This is a bit of a golden age for financial and fiscal history, not least due to the excellent work of Niall Ferguson. (Have a look, for example, at his fascinating paper on the declining sensitivity of bond markets to political risk between 1848 and the Great War). Still, there's definitely lots spade-work that needs to be done on something even as basic as how tax was collected.
In a wonderful over-view of nineteenth-century Europe (a book I first read as a set text while teaching for the Open University years ago), M. S. Anderson pointed to,
one of the nineteenth-century developments most neglected by historians - the ability of governments of any political complexion working through bigger and more effective bureaucracies, to collect taxes more efficiently than ever before.
[M.S. Anderson, The Ascendancy of Europe, 1815-1914. Third Edition. (London, 1972, 1985, 2003), p. 122 ]
I certainly found it difficult to find basic info on how the tax collection machine improved so dramatically in Europe after 1848 - as it quite clearly did. And that it did is very important for the arguments I seek to make re. the travails of liberal constitutionalism particularly from c. 1870.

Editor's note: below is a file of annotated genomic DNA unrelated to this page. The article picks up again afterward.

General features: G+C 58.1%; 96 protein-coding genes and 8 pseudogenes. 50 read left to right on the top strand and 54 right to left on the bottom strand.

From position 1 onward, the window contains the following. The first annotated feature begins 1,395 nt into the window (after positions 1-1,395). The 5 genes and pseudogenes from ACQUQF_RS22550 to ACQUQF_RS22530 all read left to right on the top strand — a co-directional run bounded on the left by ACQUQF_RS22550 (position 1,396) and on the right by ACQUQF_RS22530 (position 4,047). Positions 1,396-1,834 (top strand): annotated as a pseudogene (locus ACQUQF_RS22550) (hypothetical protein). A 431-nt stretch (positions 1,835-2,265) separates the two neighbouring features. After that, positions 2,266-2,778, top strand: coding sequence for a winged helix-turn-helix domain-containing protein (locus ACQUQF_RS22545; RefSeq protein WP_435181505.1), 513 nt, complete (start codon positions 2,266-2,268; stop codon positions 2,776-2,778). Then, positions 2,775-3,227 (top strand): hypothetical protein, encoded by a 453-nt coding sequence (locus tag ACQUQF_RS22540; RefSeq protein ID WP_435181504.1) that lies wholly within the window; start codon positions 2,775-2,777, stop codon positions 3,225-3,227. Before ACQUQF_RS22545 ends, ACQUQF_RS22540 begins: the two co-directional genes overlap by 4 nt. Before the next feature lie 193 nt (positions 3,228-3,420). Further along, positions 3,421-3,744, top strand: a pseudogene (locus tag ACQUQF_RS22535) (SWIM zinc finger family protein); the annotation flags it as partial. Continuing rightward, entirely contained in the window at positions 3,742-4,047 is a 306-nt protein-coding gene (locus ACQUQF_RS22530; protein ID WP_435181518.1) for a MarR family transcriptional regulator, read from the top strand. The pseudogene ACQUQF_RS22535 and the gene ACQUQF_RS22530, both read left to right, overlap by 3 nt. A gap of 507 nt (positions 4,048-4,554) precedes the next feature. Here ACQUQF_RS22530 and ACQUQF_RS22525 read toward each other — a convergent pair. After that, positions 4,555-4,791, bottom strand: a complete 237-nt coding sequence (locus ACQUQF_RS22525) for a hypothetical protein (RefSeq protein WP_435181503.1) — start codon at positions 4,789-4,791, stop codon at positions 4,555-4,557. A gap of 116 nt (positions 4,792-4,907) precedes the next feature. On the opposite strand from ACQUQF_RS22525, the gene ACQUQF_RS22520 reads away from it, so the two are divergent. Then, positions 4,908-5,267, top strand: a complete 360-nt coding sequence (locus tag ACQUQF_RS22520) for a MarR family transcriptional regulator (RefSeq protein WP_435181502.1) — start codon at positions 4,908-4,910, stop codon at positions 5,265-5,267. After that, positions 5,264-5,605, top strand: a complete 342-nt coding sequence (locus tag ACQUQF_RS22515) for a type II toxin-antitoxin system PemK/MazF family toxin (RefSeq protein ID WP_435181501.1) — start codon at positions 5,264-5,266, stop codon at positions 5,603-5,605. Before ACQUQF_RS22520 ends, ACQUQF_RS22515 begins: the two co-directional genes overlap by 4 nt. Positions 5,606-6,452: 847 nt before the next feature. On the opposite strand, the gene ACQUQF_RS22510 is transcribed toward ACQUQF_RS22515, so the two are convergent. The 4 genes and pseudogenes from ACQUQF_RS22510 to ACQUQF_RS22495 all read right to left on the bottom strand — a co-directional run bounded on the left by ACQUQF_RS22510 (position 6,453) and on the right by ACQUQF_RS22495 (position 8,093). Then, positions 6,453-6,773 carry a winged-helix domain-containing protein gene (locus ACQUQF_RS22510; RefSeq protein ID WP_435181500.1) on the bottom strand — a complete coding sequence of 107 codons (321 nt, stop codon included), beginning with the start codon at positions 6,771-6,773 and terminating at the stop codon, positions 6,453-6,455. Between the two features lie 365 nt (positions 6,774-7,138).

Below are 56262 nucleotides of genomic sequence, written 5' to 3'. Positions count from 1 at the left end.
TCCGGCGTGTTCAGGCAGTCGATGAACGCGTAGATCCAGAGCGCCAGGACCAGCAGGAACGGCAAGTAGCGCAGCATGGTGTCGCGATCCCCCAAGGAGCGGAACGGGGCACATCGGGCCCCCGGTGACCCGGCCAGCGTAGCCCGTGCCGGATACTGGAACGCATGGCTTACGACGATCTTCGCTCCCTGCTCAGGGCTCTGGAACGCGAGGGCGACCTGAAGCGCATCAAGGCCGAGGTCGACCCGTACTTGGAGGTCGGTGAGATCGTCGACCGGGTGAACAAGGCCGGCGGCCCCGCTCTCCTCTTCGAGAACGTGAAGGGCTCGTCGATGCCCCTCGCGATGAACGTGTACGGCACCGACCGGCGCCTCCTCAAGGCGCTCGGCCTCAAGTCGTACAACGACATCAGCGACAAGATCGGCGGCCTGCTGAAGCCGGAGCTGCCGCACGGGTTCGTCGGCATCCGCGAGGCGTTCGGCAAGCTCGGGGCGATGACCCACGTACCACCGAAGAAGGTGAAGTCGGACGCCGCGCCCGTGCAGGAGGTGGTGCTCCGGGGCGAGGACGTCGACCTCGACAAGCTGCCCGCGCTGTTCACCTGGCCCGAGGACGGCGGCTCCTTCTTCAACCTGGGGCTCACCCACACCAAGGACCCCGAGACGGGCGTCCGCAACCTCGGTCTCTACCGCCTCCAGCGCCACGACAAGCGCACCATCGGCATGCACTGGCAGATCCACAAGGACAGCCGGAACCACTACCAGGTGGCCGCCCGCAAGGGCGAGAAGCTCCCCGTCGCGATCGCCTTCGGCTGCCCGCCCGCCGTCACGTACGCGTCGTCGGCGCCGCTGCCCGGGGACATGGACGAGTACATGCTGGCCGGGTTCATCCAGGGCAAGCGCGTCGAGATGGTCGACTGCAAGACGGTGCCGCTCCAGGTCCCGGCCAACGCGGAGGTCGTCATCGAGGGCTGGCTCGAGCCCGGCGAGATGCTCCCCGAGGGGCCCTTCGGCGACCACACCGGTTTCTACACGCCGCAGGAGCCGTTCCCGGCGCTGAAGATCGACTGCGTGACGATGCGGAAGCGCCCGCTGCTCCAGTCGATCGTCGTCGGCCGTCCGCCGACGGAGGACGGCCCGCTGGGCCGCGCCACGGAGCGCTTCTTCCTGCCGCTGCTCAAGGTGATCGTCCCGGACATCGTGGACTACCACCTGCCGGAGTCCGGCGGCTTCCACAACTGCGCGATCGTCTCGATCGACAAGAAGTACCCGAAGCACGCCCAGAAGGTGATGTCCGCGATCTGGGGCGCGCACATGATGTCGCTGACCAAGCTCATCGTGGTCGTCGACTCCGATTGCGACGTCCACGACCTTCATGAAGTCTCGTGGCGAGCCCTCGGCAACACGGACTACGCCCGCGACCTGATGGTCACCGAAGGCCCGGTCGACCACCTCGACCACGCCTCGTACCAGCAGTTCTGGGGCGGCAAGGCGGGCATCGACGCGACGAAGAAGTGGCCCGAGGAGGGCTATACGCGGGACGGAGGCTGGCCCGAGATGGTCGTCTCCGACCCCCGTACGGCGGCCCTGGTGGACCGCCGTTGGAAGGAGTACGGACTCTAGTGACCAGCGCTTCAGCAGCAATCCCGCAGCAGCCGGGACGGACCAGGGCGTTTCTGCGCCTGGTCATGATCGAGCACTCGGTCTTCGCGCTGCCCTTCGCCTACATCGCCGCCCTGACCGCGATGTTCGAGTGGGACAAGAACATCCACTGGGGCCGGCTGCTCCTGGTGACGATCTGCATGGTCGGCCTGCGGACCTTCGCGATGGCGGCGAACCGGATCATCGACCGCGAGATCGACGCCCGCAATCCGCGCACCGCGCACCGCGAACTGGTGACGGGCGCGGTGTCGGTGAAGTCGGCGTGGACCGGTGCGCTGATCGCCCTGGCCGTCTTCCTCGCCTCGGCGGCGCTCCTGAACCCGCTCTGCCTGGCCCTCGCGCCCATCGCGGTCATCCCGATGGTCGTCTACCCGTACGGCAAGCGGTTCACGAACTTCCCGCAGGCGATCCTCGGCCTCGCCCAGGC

Anyway, I did come across an entertaining book on 'French types' by one Miss Betham-Edwards. It includes a chapter on 'The Tax Collector'. Here we find how things had dramatically changed by the time the book was written, at the turn of the century:
Up till the year 1877 a much-hated official called garnissaire or bailiff,
could instal himself in the house of a defaulting taxpayer and there claim bed
and board till all arrears were forth-coming. With the general increase ofwell-being and instruction, the function became a sinecure. Nowadays taxes are rapidly and easily collected from one end of France to the other.
[Miss Betham-Edwards, Home Life in France, 2nd edition (London., 1905)]Some bright scholars out there should get to writing the social history of taxation in the modern era. It'd be a great topic.